NZD and euro impacted by uncertainty of how NZ and German governments will look; Chinese authorities ban home sales shortly after purchase; US/North Korean war of words escalates; UST 10yr yield at 2.23%; oil & gold up; NZ$1 = 72.8 US¢, TWI-5 = 75.1

Here's my summary of what's happened around the world overnight that affects New Zealand.

International investors are spooked by the make-up of our next government being in the hands of Winston Peters. While the New Zealand dollar under-performed yesterday, it has rallied back a little overnight. ANZ economists are watching to see whether the policy uncertainty impacts business and consumer sentiment.

Angela Merkel is also trying to build a government further to the German election over the weekend. Yet talking to the business friendly Free Democrats and pro-regulation Greens, which are at odds over issues like migration, tax and the environment, Merkel has a tough task ahead of her. The emergence of the Greens as powerbrokers has weighed heavy on markets.

Wall Street is down as the war of words between North Korea and the US continues. North Korea’s foreign minister says Donald Trump has effectively declared war on the state, so it reserves the right to shoot down US bombers even if they’re not in its air space. The White House has just dismissed North Korea’s suggestion as “absurd”. This latest exchange was sparked by Trump tweeting the North Korean leader “won’t be around much longer”.

The European Central Bank is increasingly confident inflation will rise to its target. However its president Mario Draghi is calling for patience, as a “substantial degree of monetary accommodation” is still necessary. He singles out currency volatility as a source of uncertainty.

Finally, Chinese authorities have taken what we may consider extreme measures to fight property market speculation. Several second-tier cities have just announced bans on the sale of houses within two to three years of purchase. Altogether, more than 40 Chinese cities have reportedly introduced these measure since March.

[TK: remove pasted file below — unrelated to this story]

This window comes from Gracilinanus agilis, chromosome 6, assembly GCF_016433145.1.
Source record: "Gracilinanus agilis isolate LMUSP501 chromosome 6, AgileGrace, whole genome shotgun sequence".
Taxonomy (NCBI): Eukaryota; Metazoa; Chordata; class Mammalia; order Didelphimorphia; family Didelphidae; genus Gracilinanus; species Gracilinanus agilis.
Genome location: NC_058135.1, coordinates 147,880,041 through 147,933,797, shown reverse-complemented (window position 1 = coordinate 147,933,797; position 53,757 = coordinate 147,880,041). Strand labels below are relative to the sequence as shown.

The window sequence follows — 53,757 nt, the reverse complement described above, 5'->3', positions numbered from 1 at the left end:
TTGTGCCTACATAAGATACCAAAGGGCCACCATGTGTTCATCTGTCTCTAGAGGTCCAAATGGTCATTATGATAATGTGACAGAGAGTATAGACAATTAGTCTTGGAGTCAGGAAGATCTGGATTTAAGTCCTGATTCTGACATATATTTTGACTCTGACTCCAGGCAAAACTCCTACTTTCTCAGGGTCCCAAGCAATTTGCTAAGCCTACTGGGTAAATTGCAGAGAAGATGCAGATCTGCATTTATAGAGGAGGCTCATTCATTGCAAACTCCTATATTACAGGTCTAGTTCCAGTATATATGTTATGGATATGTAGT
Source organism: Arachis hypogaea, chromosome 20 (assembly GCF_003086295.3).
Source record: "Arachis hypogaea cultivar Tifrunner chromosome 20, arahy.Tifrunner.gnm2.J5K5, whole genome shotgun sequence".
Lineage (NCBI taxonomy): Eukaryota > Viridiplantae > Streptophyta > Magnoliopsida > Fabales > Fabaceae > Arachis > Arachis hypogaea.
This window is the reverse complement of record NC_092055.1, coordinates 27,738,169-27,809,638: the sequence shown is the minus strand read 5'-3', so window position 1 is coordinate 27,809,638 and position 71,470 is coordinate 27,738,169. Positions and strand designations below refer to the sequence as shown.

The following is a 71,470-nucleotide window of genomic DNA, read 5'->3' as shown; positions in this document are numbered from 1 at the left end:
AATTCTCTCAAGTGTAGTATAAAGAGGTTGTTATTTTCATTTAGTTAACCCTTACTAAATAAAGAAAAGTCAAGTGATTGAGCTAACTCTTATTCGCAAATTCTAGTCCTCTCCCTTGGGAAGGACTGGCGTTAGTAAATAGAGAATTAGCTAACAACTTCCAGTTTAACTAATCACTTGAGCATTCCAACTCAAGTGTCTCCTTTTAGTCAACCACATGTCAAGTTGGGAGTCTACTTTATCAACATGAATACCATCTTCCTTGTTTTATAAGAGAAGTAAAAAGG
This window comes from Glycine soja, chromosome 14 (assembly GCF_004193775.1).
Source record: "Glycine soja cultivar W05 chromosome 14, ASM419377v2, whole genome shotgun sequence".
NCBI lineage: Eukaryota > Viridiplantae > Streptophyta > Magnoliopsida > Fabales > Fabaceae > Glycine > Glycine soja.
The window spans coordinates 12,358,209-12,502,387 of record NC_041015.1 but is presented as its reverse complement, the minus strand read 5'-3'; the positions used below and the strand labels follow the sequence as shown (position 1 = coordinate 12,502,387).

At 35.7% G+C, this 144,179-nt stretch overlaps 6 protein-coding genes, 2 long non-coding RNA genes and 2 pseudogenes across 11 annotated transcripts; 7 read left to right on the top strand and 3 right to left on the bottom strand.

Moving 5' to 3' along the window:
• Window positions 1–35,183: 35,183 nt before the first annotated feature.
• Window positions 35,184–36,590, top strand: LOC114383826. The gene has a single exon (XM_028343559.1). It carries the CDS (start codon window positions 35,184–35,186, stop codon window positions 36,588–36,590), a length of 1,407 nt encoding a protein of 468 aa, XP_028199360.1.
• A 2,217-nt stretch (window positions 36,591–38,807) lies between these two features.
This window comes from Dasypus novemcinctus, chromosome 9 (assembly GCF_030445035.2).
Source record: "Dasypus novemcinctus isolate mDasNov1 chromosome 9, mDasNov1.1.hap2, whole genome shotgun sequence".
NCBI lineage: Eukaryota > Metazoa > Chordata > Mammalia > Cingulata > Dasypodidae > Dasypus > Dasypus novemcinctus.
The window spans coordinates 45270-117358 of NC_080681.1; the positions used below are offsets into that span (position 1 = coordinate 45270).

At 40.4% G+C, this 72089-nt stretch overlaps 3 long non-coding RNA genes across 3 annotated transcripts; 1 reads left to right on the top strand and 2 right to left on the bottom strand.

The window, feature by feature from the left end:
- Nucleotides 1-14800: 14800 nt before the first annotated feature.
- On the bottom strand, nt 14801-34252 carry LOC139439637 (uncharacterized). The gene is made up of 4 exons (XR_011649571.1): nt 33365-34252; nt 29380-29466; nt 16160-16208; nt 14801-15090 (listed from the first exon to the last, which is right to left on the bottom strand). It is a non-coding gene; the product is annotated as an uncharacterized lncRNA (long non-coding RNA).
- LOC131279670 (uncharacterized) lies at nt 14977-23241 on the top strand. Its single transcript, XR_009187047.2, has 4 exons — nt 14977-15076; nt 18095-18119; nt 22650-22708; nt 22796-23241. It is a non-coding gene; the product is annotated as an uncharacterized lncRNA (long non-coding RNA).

In New York, the UST 10yr yield has fallen to 2.23%.

The crude oil price has risen to US$52 a barrel, while the Brent benchmark is up to US$59.

Safe haven gold has jumped to US$1,306/oz.

The New Zealand dollar has fallen to 72.8 US cents, 91.5 AU¢, and 61.4 euro cents. The TWI-5 index is down 4bps to 75.1.

If you'd like to catch up with all the changes from yesterday, we have an update here.

The easiest place to stay up with event risk today is by following our Economic Calendar here ».

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20 Comments

This is worth keeping an eye on. The Queensland state government is going a bit localist, and is in an argument with the Australian Federal government over Free Trade Agreements.

"The Queensland government will not be constrained by free trade agreements that force Queensland companies to compete with Third World countries," Mr de Brenni told ABC radio on Monday.

[...]

"We have said that we will unashamedly preference Queensland businesses," he said. "And if that offends free trade agreements signed by other governments, then we won't apologise for that.

"We've got unemployment at problematic levels in regional Queensland. We've got small businesses out there that we need to be backing in. Unashamedly, we've decided the best thing we can do is spend Queensland taxpayers' money in the way that [produces] the best outcome."

State elections are coming up in May next year, and that may have something to do with the aim here, but I also suspect that this is part of a larger worldwide pattern of a shift to the local over the global. However, it is especially interesting to see it from a politician, set out in such clear terms, and I think reflects a possible sea change.

Refreshing really, pollies putting their people first - What a strange thing to do!

I do not see it like that Murray.

They are happy for QLD exporters to take advantage of the freedoms of trade that were negotiated, but are then happy to renege on the agreement when it doesn't suit them in the other direction.

At best that is hypocritical and at worst two-faced lying.

But I suppose if someone like the US calls them out over any breach it will be tax payers money that gets poured down the legal toilet. So perhaps it would be more accurate to say pollies putting their peoples *money* first.

It is just as likely a cynical grab for an election win, leaving the people holding the baby if it blows up.

Fair comment, every sword had two edges, but in this case they are saying state contracts will go to locals first rather than trade which is more about exports, and that where products are available locally they will be bought locally even if there is a financial penalty. I see this less about free trade but more protecting jobs. Unregulated free trade results in big players demolishing local industry at huge long term cost to communities and countries. I prefer what they are doing.

If the circumstance were that narrow Murray, what would it have to do with any free trade agreement?

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International investors are spooked by the make-up of our next government being in the hands of Winston Peters.

Hmmmmm...

A leading global FX analyst expects New Zealand Dollar to underperform over coming months as the economy experiences a sharp slowdown as a build up of private debt finally catches up with rich asset prices.